transparency - Page number 7

CityCamp: Organizing an unconference for a transparent city government

Organizing an unconference is easy if you've got passionate people with the right talent, leaders with a strong vision, and the right organizational tools chosen by the team. Typically, it's a group of volunteers who come together and self-organize into a community of passion. This was also the case for the first CityCamp Raleigh, being held June 3-5.

CityCamp is an unconference focused on innovation for municipal governments and community organizations. CityCamp Raleigh is three days of open sourced talks, workshops, and hands-on problem solving, to re-imagine the way the web, applications, technology, and participation will shape the future of our city. » Read more

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Building a scalable open government process

Much of the energy and effort around open government to date has literally been hacked together or leans towards a reactive, transparency watchdog approach to making government more extroverted.

This is understandable. Any new growth area has its experimental phase and, in order to discover what works, you must try everything. After two years of open government (yes, others have been doing this much longer), we’re at a point where we’ve tried a number of tricks, and it’s time to assess what works and what doesn’t. » Read more

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Is the future open? Ask a fourteen-year-old.

In a NY Times op-ed, David Hajdu posits that the spate of notable musicians all of the same age (turning 70 this year) is attributable to their turning 14 in the mid-1950s when rock 'n roll was just getting its start. "Fourteen is a formative age," his theory goes. What if that's not just for musicians? What about technology? And what does it mean for today's 14-year-olds? » Read more

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Want people to embrace the open source way? Don't talk, do.

The June issue of Harvard Business Review features an interesting article by Roger Martin (one of the leading management minds of our time and author of the just published book Fixing The Game). The article tells the story of how Scott Cook, founder and current Chairman of Intuit, kicked off an effort to reinvent Intuit as a design-driven company. » Read more

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Bernanke and the Fed: Turning towards open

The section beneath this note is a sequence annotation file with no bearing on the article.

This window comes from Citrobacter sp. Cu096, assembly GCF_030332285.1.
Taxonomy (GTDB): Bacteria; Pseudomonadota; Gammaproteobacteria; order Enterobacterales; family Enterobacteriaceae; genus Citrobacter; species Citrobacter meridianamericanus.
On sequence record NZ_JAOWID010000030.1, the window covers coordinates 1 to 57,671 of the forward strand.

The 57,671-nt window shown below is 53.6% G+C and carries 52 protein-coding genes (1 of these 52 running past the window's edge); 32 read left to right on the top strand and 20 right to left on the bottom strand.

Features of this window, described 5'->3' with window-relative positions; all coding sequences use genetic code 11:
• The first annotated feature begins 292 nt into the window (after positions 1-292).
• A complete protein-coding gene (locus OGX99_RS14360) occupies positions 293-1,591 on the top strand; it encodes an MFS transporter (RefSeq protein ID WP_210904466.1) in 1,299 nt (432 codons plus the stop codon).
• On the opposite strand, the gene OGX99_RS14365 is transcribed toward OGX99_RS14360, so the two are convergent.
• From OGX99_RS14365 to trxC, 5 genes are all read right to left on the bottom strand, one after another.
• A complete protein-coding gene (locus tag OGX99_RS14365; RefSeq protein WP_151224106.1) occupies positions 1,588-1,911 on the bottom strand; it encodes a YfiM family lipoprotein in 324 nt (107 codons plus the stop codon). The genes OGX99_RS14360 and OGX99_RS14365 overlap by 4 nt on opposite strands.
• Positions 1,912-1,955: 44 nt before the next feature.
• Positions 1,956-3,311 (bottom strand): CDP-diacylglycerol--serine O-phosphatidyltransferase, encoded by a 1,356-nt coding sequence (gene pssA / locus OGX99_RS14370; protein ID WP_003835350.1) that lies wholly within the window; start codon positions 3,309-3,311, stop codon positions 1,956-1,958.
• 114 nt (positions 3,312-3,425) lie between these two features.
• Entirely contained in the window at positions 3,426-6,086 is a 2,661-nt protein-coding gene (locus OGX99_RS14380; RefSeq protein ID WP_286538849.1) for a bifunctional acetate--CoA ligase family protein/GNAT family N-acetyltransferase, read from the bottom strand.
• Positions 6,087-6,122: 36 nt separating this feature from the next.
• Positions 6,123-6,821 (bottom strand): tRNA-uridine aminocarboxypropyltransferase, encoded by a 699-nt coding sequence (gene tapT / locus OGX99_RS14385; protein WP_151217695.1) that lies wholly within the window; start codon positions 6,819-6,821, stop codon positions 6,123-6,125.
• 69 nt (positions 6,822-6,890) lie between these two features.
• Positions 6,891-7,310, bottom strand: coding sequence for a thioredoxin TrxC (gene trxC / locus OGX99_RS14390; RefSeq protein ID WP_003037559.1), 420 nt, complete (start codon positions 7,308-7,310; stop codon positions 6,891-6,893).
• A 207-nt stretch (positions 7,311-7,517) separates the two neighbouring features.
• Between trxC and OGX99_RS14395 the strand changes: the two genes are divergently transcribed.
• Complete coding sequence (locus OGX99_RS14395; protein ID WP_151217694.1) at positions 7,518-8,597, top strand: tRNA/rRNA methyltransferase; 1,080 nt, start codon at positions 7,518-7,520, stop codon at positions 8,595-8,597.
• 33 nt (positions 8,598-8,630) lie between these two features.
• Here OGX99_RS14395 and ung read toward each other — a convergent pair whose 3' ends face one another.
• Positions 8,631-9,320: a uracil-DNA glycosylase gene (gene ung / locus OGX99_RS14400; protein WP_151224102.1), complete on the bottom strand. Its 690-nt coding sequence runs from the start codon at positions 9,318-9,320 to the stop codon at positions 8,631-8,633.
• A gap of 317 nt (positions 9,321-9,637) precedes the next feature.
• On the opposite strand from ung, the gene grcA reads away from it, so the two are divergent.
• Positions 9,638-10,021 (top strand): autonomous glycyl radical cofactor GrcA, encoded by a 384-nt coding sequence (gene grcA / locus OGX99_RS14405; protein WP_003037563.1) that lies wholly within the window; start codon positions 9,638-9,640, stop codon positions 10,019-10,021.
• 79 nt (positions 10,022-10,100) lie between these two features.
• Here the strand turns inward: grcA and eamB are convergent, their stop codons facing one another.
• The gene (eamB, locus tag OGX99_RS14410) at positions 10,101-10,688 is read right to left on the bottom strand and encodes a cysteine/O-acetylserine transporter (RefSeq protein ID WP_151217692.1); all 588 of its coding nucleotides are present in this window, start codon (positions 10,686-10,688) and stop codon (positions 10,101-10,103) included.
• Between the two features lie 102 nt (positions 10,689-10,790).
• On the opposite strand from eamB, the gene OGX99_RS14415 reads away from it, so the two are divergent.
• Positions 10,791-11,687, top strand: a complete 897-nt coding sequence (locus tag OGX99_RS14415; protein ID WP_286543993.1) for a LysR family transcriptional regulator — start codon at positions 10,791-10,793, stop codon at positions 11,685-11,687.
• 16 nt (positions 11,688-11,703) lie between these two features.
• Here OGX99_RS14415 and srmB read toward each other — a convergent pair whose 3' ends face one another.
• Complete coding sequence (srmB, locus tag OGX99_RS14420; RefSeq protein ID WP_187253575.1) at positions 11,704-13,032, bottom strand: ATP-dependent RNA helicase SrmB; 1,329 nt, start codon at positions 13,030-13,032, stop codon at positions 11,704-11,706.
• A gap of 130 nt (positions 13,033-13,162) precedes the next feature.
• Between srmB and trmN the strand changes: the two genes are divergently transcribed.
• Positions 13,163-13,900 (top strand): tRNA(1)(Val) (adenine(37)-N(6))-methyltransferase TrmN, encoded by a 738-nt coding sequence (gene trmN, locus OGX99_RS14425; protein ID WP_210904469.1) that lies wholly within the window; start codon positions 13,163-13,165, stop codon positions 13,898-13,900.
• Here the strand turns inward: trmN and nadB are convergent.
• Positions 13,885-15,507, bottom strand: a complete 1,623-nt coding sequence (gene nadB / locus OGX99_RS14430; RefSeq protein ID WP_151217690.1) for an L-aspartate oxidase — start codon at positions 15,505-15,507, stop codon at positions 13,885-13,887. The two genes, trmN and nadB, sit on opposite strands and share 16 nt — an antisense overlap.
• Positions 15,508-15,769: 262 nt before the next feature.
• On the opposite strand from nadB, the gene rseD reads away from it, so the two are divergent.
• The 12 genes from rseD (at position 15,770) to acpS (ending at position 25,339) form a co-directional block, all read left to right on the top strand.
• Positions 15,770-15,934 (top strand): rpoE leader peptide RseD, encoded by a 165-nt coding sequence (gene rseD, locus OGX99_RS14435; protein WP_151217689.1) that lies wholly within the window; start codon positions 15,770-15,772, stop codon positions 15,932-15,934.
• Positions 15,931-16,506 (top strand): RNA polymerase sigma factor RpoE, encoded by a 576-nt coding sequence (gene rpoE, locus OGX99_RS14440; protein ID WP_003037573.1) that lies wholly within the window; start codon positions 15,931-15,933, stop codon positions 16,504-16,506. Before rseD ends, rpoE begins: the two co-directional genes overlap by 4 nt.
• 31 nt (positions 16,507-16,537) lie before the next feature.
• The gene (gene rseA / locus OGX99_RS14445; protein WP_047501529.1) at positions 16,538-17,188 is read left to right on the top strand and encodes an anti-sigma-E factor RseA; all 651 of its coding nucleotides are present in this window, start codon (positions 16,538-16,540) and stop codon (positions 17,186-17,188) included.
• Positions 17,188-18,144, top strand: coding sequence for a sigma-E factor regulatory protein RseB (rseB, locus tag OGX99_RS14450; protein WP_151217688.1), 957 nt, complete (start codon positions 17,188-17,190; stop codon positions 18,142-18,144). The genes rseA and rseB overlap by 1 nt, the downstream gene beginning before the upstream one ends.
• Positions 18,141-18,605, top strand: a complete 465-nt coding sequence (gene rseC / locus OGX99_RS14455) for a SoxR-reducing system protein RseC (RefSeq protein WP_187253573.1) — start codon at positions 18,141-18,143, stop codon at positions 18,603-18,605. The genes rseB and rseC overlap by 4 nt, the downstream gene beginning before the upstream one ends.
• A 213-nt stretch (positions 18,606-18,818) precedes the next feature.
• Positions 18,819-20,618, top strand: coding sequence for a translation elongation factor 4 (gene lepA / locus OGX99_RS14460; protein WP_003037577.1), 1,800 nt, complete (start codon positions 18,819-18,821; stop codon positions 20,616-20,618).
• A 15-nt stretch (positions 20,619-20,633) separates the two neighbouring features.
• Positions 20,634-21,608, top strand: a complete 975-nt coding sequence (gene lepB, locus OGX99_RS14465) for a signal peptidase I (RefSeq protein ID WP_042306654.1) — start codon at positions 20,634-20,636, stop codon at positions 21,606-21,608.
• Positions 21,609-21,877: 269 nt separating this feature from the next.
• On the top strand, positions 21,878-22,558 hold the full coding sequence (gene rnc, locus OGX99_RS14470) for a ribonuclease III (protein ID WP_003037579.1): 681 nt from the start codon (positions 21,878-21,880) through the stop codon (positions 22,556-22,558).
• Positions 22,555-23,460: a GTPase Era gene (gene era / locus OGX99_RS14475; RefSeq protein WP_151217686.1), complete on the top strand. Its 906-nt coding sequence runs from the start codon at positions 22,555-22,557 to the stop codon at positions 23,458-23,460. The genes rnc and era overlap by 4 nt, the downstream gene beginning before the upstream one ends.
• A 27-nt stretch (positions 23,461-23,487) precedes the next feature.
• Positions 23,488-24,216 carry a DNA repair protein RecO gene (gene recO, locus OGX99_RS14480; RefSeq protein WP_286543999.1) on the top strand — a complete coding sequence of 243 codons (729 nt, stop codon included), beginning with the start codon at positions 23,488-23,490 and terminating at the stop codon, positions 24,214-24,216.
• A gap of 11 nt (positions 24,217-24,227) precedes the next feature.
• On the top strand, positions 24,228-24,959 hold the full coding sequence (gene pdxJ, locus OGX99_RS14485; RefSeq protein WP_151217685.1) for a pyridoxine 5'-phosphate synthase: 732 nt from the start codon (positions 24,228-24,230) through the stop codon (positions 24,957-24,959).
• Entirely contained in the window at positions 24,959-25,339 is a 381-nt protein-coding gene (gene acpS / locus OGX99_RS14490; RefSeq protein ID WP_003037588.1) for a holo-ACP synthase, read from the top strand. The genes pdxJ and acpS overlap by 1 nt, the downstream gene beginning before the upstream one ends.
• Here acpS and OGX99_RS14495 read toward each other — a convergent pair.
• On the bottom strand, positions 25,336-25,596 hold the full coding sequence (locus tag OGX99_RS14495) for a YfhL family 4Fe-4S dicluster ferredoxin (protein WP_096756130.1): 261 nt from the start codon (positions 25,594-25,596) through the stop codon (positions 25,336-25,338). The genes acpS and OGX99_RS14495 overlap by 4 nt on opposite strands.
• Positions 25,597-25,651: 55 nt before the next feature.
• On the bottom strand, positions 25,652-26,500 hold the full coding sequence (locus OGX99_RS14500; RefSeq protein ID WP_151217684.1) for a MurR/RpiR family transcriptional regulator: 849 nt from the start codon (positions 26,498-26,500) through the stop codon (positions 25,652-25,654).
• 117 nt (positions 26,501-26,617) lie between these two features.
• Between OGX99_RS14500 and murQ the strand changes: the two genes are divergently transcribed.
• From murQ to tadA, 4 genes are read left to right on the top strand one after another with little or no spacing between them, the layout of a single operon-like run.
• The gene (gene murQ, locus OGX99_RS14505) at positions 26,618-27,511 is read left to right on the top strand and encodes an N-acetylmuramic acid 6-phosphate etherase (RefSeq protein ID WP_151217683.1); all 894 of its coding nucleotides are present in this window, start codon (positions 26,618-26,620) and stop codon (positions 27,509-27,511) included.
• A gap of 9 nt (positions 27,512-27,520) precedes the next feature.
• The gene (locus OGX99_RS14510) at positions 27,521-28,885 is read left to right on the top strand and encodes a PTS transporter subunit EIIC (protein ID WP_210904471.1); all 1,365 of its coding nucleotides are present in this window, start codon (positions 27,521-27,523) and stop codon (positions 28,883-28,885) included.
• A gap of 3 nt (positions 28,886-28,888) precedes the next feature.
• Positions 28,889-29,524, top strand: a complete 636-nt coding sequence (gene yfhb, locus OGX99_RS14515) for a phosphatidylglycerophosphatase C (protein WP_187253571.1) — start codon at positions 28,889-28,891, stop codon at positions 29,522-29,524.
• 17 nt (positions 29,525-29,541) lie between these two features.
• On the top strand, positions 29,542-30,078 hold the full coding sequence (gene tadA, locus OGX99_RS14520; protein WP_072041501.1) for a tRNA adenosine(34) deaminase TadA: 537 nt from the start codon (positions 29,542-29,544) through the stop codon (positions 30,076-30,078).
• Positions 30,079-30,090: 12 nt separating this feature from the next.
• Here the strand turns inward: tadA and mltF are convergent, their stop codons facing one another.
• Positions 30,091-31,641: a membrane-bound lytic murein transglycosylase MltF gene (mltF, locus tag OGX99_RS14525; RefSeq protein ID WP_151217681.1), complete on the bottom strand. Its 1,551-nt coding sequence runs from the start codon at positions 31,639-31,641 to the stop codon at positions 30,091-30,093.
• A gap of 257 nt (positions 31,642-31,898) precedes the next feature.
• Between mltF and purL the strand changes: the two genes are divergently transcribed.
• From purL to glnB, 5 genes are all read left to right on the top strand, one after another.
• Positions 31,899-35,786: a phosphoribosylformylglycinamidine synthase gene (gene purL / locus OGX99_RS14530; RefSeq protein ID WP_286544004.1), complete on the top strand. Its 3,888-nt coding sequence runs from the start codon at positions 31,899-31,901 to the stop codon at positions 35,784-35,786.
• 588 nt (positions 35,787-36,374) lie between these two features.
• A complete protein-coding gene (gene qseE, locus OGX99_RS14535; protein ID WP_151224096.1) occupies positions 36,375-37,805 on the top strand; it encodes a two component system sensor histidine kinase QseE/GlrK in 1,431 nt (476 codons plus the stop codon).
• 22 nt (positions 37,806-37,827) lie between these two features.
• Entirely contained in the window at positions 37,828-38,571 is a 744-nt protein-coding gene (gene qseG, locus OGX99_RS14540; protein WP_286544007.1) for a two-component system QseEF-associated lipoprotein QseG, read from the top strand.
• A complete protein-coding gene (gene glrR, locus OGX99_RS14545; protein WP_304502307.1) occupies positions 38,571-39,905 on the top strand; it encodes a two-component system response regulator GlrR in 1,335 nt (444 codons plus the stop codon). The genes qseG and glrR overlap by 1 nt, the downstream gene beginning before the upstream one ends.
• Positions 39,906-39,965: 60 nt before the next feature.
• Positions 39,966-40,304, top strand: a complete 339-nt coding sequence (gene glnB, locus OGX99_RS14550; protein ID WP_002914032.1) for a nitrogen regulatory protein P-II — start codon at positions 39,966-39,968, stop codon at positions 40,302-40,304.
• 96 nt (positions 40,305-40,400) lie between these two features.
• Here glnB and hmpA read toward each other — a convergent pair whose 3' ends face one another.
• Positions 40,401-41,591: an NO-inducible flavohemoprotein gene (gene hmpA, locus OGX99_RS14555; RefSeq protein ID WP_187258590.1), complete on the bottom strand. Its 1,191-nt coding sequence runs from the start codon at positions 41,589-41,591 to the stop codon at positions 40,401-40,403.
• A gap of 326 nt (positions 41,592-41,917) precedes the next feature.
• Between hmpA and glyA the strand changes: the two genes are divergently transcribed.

The Federal Reserve System (FRS, FRB, FED, "the Fed," see Wikipedia) took form in 1913 when Congress passed the Federal Reserve Act. It established the ruling bodies, set up a few oversight committees, and granted certain abilities that were intended to help regulate and stabilize the banking industry. » Read more

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When best practices aren't good enough: Putting the performance review on review

It's one of the toughest—and most important—questions in business: How do you mobilize and unleash the best gifts of every single person in your organization? And how do you create an environment and systems for work that ignite extraordinary passion, imagination, and initiative? » Read more

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Open leadership, on demand

Every time there's an Open Your World Forum webcast, I mark my calendar. And every time, something comes up, and I miss the webcast. Fortunately for the absent-minded among us, you can get the webcasts on demand.

(Here's where I should also admit to having a short attention span--and loving the option to fast-forward!)

So this morning, I pulled up the Charlene Li webcast, Open Leadership. » Read more

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Transparency for All, Until It Affects Me

A draft executive order from the Obama administration recently surfaced titled “Disclosure of Political Spending by Government Contractors.” If signed and implemented, potential contractors bidding on federal work would be required to disclose contributions and spending two years back. » Read more

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Open health and medical gag orders

Last week a friend of mine posted on Facebook, “I need a new lawnmower. Any opinions on what I should get?”

She received several responses. One person suggested a goat. Another posted a picture of an attractive shirtless man with bulging muscles gleaming with sweat as he worked in the yard. But others identified the pros and cons of various lawnmower brands for her. Based on those comments and reviews, she went with a Fiskar's momentum reel mower because it "won't need to be repaired."
» Read more

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Designing open collaboration in Red Hat Global Support Services

Red Hat's Global Support Services (GSS) organization is accountable for customer loyalty. In that capacity, we're in the business of solving complex technical problems experienced by our customers. In February of 2009, the GSS management team began a journey to determine if we could serve our customers better, and ultimately increase customer loyalty, by improving the ability of our highly trained technical support associates to collaborate with each other. The fundamental idea was that if we could take away certain structural, cultural, and procedural barriers that separated different groups of associates, we could increase the flow of knowledge, reduce the duplication of efforts, and ultimately provide customers with more accurate, more consistent, and faster results. » Read more

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